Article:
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Probe of Daniel Schuler eyes negligence

Daniel Schuler cries while his sister-in-law, Jay Schuler,

Daniel Schuler cries while his sister-in-law, Jay Schuler, speaks at a news conference in Garden City. Officials say Schuler's wife, Diane, was drunk and high on marijuana when she drove the wrong way for almost two miles on a highway before smashing head-on into a sport utility vehicle, killing herself and seven others. (AP Photo / Aug. 6, 2009) Photo Credit: AP

The investigation into how much Daniel Schuler knew of his wife's apparent substance abuse has its roots in state law, which holds that a parent is guilty of child endangerment when he or she fails or refuses to exercise "reasonable diligence" to protect a child from abuse or neglect.

>> Click here to see new family photos of the Schulers, and photos from Daniel Schuler's press conference

Leaving a child in the care of a parent who is known to be violent or abuse drugs "can frequently be the basis for a finding of neglect against the non-drug using parent," said Theo Liebmann, director of the child advocacy clinic at Hofstra University Law School.

Experts say such evidence typically surfaces when case workers, investigating allegations against one caretaker, discover that the other knew of the danger but did nothing. Such negligence would not automatically result in the loss of custody, unless a child was in immediate danger.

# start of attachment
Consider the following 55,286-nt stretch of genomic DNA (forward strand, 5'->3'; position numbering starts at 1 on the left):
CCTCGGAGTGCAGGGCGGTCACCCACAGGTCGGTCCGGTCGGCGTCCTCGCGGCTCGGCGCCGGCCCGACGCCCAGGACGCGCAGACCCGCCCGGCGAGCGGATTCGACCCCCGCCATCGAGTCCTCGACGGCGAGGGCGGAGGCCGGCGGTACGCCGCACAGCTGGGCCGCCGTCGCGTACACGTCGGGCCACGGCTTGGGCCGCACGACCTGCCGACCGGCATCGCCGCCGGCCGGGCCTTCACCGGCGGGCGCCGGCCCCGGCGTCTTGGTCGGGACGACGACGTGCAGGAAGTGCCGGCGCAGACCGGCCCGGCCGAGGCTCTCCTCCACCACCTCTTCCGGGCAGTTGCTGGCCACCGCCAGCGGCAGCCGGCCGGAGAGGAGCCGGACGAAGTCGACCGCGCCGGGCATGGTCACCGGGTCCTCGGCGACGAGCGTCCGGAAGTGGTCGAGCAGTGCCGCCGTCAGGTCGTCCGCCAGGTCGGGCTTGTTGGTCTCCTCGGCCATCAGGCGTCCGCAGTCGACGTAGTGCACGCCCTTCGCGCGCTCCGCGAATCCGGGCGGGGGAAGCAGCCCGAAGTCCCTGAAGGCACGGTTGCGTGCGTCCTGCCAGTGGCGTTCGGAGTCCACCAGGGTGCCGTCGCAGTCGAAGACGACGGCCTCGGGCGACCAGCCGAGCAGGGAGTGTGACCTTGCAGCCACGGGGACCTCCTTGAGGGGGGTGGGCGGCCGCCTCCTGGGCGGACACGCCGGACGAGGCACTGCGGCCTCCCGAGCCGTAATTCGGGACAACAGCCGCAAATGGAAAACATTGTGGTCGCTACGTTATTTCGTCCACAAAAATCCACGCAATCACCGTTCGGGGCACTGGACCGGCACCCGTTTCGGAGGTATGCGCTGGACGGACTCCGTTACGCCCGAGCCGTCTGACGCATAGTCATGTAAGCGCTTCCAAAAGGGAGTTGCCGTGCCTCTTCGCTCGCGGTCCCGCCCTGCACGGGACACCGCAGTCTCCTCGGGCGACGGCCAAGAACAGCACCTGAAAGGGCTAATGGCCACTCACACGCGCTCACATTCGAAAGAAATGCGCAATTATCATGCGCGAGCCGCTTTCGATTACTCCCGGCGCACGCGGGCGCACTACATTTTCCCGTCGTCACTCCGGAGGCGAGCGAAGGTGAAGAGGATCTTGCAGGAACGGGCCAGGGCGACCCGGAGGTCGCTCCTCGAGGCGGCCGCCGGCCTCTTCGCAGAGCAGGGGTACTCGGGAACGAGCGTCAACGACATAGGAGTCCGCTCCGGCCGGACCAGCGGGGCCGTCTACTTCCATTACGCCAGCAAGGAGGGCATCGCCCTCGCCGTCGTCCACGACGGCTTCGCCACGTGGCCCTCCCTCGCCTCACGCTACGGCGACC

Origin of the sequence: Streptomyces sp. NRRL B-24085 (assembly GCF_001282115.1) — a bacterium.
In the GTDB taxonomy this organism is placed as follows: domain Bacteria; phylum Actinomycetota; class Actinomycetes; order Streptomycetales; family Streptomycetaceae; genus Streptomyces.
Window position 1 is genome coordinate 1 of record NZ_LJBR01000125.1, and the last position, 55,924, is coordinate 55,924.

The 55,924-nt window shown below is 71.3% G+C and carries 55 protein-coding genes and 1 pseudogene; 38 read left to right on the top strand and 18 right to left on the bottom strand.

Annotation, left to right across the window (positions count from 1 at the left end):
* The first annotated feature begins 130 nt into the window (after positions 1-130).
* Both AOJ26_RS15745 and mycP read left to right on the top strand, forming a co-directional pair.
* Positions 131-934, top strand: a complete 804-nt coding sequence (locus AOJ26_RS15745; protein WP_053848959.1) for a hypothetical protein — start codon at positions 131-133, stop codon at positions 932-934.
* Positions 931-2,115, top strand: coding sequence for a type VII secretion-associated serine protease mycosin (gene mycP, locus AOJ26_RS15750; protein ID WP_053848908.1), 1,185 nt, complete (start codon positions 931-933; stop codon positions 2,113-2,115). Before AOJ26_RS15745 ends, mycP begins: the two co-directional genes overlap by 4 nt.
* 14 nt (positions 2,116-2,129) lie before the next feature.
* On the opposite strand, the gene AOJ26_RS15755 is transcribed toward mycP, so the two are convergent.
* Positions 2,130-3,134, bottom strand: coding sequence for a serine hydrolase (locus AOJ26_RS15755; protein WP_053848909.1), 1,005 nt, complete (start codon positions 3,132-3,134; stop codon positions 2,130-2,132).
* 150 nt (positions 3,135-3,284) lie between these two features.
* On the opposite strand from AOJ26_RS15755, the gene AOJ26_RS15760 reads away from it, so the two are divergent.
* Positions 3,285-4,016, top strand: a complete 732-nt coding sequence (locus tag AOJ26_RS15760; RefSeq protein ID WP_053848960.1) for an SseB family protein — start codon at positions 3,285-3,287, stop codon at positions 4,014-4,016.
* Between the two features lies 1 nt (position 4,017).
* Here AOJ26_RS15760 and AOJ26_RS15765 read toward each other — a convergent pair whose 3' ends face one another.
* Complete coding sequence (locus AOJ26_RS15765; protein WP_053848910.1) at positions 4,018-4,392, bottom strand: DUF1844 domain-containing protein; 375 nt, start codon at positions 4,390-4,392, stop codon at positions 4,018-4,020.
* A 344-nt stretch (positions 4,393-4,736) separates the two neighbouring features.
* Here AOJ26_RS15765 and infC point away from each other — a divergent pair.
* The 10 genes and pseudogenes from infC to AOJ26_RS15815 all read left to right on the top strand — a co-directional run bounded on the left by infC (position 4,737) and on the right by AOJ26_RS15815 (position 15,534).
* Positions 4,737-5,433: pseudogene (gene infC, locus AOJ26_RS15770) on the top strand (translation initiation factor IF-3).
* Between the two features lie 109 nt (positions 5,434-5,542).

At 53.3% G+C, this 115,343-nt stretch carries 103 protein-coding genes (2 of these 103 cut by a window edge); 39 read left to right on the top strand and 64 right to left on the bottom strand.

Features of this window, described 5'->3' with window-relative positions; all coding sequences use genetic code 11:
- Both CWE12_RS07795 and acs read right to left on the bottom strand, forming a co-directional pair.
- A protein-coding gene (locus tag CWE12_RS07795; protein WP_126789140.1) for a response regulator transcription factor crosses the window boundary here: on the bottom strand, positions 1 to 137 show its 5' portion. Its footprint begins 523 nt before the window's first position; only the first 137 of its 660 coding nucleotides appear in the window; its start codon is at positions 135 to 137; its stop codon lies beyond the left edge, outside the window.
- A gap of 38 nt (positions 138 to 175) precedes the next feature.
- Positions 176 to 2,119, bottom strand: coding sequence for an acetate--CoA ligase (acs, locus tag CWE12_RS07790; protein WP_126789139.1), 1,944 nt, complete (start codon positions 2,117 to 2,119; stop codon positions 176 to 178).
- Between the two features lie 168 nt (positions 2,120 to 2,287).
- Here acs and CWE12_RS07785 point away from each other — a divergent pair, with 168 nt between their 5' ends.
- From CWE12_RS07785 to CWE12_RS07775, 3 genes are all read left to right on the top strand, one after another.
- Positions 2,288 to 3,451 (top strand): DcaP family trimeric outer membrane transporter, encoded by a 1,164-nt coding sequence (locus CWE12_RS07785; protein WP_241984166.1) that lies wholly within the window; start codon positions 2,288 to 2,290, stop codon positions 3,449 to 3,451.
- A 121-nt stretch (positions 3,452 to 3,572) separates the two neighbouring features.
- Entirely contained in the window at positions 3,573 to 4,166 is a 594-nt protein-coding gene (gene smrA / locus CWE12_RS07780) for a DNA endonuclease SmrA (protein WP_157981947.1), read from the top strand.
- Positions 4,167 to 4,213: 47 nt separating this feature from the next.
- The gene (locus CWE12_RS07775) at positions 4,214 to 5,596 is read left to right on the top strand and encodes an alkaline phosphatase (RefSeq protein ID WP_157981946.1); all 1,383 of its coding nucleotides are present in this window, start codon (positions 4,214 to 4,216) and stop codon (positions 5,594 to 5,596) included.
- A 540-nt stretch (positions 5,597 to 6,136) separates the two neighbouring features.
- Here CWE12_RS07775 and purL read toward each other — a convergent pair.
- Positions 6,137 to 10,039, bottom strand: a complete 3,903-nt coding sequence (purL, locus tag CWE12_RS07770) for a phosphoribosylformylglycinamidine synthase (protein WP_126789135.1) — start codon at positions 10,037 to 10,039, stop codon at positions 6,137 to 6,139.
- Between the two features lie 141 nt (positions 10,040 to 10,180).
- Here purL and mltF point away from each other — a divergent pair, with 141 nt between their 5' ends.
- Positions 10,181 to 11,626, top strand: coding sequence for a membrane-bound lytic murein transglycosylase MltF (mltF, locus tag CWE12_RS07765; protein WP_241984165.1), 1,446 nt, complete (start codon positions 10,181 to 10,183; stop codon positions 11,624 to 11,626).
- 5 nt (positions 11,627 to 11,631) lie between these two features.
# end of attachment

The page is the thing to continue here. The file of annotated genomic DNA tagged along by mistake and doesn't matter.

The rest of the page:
In Schuler's case, the investigation was prompted by a call from the Westchester district attorney's office after the toxicology report came out for Diane Schuler, according to sources with knowledge of the investigation. In New York, district attorneys are among the professionals classified as mandated reporters, meaning they are required to report suspected child abuse or maltreatment when they have reasonable cause to suspect it has occurred.

Dennis Nowak, a spokesman for the Suffolk Department of Social Services, said he could not comment on any specific investigations. But in general, he said, findings of neglect against parents who knew a partner's behavior could place their child at risk are not uncommon, particularly with substance abuse cases.

"Maybe it's a noncustodial parent who is not aware of the other parent's drug or alcohol abuse," Nowak said. "Other times they're still living together and the significant other had full knowledge and failed to take steps to protect the children," so they could be held responsible.

Still, it is rare for such findings to lead to criminal charges, Liebmann said. Exceptions include very high-profile or violent abuse cases, such as when Abigail Cortez of Brooklyn was sentenced in 1990 to serve a reduced manslaughter and assault charge for doing nothing while her boyfriend beat her 5-year-old daughter to death.

In Daniel Schuler's case, "it would really depend on how much the father knew about the mother's drinking, both on that day and generally," Liebmann said. "If this really was out of character, as the husband is saying, there really could be no criminal or family court case" against him.

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